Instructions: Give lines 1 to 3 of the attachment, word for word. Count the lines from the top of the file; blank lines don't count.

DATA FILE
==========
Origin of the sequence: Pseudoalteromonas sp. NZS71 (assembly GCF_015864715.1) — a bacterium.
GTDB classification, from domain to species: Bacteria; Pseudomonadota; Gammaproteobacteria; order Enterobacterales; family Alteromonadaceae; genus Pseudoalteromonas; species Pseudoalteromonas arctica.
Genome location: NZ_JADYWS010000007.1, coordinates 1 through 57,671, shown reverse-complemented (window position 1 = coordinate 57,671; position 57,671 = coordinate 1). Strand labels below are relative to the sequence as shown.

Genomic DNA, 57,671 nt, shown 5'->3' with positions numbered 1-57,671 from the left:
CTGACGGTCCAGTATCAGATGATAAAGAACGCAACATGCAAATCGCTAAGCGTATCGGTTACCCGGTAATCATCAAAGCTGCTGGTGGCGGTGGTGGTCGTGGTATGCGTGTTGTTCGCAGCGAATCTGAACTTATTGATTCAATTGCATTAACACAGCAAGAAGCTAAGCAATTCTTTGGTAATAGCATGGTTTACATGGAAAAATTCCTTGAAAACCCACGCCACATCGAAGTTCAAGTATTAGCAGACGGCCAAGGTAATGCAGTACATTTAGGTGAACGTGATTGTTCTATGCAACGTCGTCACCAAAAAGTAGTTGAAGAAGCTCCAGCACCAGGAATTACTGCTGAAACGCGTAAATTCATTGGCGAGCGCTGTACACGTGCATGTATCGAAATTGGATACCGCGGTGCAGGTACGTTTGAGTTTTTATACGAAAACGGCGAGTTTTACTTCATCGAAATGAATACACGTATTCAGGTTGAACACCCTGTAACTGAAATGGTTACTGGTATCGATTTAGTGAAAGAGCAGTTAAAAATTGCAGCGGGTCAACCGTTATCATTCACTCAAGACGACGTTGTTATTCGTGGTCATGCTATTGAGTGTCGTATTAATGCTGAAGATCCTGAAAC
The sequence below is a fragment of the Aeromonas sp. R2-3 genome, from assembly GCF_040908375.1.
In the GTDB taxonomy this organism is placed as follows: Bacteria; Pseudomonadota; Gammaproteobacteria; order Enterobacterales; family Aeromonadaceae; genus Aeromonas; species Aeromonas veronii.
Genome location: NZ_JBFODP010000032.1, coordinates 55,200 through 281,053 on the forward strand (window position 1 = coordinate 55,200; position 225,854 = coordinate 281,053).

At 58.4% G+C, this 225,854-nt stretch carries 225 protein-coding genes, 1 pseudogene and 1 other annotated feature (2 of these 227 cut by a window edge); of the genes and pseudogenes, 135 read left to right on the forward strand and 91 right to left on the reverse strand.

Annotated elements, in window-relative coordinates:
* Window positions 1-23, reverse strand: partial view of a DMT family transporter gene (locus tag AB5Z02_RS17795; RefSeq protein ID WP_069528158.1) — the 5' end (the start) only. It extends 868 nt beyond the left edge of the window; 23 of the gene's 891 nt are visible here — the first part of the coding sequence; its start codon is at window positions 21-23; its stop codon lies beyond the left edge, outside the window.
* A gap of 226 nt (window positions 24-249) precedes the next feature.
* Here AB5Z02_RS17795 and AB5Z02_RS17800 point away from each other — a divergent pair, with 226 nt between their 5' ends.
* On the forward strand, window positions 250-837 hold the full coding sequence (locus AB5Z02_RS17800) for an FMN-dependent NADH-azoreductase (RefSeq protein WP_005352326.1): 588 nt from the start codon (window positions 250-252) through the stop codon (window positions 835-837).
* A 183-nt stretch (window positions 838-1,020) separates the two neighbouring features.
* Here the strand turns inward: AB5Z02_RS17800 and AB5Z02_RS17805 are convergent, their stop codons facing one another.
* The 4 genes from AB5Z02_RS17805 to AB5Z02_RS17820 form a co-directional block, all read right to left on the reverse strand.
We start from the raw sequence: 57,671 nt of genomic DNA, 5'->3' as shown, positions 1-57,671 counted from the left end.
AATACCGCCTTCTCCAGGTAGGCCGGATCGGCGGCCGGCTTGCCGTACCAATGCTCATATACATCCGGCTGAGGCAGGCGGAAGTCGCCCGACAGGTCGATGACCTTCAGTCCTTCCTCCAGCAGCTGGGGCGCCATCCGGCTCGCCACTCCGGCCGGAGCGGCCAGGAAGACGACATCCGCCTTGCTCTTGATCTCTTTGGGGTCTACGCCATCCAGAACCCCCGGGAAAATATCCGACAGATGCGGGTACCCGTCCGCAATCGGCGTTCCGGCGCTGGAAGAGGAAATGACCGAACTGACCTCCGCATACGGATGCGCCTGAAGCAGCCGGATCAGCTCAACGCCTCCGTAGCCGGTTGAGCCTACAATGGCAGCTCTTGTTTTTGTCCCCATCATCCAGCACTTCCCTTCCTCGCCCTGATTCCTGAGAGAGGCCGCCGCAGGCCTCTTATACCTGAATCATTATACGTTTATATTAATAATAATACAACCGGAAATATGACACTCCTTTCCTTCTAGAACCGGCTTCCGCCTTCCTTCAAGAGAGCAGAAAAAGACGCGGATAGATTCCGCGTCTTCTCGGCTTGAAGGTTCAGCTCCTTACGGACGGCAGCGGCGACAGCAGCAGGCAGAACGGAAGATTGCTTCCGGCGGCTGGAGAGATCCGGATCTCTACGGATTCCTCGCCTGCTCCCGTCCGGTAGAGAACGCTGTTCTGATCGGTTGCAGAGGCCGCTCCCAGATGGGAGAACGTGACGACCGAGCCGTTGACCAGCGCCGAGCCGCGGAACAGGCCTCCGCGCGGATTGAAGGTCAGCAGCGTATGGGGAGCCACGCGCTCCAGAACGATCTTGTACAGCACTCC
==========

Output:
Origin of the sequence: Pseudoalteromonas sp. NZS71 (assembly GCF_015864715.1) — a bacterium.
GTDB classification, from domain to species: Bacteria; Pseudomonadota; Gammaproteobacteria; order Enterobacterales; family Alteromonadaceae; genus Pseudoalteromonas; species Pseudoalteromonas arctica.
Genome location: NZ_JADYWS010000007.1, coordinates 1 through 57,671, shown reverse-complemented (window position 1 = coordinate 57,671; position 57,671 = coordinate 1). Strand labels below are relative to the sequence as shown.